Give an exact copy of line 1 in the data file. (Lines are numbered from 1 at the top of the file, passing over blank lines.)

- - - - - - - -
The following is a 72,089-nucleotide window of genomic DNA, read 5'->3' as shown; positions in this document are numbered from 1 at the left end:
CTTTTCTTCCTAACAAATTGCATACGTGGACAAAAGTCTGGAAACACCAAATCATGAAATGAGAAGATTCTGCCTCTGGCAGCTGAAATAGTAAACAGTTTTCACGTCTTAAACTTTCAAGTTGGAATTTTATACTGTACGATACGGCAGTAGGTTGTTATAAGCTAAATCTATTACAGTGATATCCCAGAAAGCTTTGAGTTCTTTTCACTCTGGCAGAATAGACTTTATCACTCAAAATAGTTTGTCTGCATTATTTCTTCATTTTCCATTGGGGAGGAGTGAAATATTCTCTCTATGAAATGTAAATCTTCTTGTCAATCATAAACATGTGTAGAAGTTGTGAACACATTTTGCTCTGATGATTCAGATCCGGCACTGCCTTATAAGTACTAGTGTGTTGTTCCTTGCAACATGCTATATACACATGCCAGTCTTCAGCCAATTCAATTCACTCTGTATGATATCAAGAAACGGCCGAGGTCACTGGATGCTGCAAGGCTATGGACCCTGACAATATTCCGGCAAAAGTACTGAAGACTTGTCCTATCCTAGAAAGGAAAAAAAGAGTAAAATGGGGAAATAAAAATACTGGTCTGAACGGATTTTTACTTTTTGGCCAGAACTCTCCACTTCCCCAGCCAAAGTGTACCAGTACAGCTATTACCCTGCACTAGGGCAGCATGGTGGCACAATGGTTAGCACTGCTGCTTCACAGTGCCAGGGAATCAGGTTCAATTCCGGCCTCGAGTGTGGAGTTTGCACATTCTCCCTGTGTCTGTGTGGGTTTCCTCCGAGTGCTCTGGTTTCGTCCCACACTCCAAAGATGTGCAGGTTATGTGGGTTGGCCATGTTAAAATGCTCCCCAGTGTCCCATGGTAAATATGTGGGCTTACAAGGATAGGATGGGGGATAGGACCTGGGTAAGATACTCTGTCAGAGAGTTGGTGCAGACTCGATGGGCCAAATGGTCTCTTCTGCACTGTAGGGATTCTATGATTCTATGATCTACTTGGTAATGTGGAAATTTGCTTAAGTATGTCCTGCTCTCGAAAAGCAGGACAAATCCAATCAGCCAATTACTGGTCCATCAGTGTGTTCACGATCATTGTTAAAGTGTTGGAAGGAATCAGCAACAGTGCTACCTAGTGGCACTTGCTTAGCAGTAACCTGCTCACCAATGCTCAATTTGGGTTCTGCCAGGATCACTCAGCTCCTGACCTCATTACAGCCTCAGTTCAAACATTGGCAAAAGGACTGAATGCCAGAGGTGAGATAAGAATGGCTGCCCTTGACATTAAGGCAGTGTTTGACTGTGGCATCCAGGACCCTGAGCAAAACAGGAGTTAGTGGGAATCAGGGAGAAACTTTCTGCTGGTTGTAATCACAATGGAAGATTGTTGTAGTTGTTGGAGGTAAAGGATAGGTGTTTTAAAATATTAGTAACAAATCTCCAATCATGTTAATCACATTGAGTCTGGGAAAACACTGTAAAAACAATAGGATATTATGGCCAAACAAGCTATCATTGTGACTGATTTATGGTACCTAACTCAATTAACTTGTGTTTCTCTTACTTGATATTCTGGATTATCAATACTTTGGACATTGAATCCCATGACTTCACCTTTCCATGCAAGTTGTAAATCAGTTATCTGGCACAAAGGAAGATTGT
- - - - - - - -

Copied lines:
The following is a 72,089-nucleotide window of genomic DNA, read 5'->3' as shown; positions in this document are numbered from 1 at the left end: